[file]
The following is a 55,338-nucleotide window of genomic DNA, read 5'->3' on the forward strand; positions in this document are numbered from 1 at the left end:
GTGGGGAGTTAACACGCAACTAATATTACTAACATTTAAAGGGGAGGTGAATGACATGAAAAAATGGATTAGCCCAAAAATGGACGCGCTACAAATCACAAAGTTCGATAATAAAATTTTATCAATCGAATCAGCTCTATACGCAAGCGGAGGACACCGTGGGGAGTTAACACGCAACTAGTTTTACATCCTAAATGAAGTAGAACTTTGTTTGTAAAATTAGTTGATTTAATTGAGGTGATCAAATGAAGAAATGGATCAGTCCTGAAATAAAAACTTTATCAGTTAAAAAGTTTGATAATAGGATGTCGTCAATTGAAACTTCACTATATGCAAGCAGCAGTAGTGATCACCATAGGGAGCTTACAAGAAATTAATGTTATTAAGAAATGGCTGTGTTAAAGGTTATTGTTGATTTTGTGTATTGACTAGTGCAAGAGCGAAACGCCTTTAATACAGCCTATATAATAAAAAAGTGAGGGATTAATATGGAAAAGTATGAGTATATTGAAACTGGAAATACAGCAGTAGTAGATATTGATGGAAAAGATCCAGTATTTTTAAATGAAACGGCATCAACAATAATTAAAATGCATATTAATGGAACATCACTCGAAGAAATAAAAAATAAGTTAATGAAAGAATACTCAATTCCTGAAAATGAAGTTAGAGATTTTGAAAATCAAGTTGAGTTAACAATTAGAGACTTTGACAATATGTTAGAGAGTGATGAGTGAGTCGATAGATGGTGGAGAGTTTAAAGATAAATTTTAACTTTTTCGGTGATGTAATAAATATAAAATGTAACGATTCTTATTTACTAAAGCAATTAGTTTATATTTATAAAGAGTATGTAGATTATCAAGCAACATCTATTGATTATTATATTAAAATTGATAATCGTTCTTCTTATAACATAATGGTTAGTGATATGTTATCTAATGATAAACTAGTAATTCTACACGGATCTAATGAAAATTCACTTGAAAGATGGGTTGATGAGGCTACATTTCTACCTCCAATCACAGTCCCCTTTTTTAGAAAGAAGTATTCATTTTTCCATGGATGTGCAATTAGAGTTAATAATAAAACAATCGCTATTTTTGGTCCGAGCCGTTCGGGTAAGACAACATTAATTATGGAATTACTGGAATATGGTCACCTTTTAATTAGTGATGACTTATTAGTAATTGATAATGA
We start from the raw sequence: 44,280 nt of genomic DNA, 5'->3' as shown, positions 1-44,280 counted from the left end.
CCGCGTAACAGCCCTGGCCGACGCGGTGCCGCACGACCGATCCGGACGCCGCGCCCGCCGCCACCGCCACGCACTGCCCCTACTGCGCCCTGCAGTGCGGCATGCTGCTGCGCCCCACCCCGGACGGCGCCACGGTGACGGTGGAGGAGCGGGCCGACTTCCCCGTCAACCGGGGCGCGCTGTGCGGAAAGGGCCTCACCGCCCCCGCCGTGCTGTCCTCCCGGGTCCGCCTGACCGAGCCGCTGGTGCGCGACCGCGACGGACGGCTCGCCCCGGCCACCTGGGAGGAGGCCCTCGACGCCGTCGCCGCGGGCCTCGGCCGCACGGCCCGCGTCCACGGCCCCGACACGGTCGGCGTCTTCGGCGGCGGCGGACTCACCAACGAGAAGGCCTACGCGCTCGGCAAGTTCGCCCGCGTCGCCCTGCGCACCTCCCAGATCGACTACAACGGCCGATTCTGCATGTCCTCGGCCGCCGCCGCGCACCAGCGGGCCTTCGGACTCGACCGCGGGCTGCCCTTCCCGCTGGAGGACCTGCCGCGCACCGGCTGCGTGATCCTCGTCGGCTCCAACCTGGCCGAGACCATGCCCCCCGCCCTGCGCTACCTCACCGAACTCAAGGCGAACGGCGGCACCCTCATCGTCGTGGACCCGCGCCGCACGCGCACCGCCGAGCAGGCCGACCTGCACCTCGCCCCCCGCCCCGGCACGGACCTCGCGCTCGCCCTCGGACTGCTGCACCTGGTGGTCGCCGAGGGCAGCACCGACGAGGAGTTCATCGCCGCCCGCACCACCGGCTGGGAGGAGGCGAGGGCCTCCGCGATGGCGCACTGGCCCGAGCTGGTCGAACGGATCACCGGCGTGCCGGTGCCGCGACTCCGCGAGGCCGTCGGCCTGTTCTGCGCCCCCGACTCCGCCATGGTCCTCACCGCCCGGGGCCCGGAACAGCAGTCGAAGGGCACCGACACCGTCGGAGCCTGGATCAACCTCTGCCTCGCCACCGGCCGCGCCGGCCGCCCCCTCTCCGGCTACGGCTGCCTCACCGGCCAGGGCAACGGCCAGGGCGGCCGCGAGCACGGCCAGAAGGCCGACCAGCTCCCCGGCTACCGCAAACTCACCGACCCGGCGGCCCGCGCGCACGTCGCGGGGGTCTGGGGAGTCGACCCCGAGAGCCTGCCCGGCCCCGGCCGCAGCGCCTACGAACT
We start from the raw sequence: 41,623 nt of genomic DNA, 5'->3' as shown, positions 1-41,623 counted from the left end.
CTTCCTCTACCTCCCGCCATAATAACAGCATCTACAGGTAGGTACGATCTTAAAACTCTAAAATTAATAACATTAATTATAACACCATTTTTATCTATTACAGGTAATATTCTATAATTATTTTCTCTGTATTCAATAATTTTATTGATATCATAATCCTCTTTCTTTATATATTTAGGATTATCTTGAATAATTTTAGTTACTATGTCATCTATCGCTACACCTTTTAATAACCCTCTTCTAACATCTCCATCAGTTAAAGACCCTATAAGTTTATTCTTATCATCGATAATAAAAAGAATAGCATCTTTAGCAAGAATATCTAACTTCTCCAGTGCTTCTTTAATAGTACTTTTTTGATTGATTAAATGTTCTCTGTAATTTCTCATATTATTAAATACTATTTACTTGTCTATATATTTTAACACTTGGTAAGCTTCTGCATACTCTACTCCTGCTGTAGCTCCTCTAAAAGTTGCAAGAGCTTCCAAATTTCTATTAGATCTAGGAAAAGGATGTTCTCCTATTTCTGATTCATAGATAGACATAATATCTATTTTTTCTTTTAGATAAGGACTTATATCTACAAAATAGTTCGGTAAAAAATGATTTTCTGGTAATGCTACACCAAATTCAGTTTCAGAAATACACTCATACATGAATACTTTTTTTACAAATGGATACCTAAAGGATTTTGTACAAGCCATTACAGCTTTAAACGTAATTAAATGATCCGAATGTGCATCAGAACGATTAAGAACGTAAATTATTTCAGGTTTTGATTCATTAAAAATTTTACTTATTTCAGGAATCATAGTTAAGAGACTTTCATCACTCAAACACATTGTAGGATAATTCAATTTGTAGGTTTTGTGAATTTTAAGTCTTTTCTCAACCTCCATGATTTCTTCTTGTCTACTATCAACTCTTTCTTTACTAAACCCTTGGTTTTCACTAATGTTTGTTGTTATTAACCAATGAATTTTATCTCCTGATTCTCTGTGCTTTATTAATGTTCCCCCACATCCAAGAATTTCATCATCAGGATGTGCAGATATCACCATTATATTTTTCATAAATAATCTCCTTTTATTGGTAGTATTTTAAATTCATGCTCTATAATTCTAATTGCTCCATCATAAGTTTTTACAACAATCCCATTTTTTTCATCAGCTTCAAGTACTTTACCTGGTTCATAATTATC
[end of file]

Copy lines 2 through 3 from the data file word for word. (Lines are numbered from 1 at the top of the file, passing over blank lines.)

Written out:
GTGGGGAGTTAACACGCAACTAATATTACTAACATTTAAAGGGGAGGTGAATGACATGAAAAAATGGATTAGCCCAAAAATGGACGCGCTACAAATCACAAAGTTCGATAATAAAATTTTATCAATCGAATCAGCTCTATACGCAAGCGGAGGACACCGTGGGGAGTTAACACGCAACTAGTTTTACATCCTAAATGAAGTAGAACTTTGTTTGTAAAATTAGTTGATTTAATTGAGGTGATCAAATGAAGAAATGGATCAGTCCTGAAATAAAAACTTTATCAGTTAAAAAGTTTGATAATAGGATGTCGTCAATTGAAACTTCACTATATGCAAGCAGCAGTAGTGATCACCATAGGGAGCTTACAAGAAATTAATGTTATTAAGAAATGGCTGTGTTAAAGGTTATTGTTGATTTTGTGTATTGACTAGTGCAAGAGCGAAACGCCTTTAATACAGCCTATATAATAAAAAAGTGAGGGATTAATATGGAAAAGTATGAGTATATTGAAACTGGAAATACAGCAGTAGTAGATATTGATGGAAAAGATCCAGTATTTTTAAATGAAACGGCATCAACAATAATTAAAATGCATATTAATGGAACATCACTCGAAGAAATAAAAAATAAGTTAATGAAAGAATACTCAATTCCTGAAAATGAAGTTAGAGATTTTGAAAATCAAGTTGAGTTAACAATTAGAGACTTTGACAATATGTTAGAGAGTGATGAGTGAGTCGATAGATGGTGGAGAGTTTAAAGATAAATTTTAACTTTTTCGGTGATGTAATAAATATAAAATGTAACGATTCTTATTTACTAAAGCAATTAGTTTATATTTATAAAGAGTATGTAGATTATCAAGCAACATCTATTGATTATTATATTAAAATTGATAATCGTTCTTCTTATAACATAATGGTTAGTGATATGTTATCTAATGATAAACTAGTAATTCTACACGGATCTAATGAAAATTCACTTGAAAGATGGGTTGATGAGGCTACATTTCTACCTCCAATCACAGTCCCCTTTTTTAGAAAGAAGTATTCATTTTTCCATGGATGTGCAATTAGAGTTAATAATAAAACAATCGCTATTTTTGGTCCGAGCCGTTCGGGTAAGACAACATTAATTATGGAATTACTGGAATATGGTCACCTTTTAATTAGTGATGACTTATTAGTAATTGATAATGA
We start from the raw sequence: 44,280 nt of genomic DNA, 5'->3' as shown, positions 1-44,280 counted from the left end.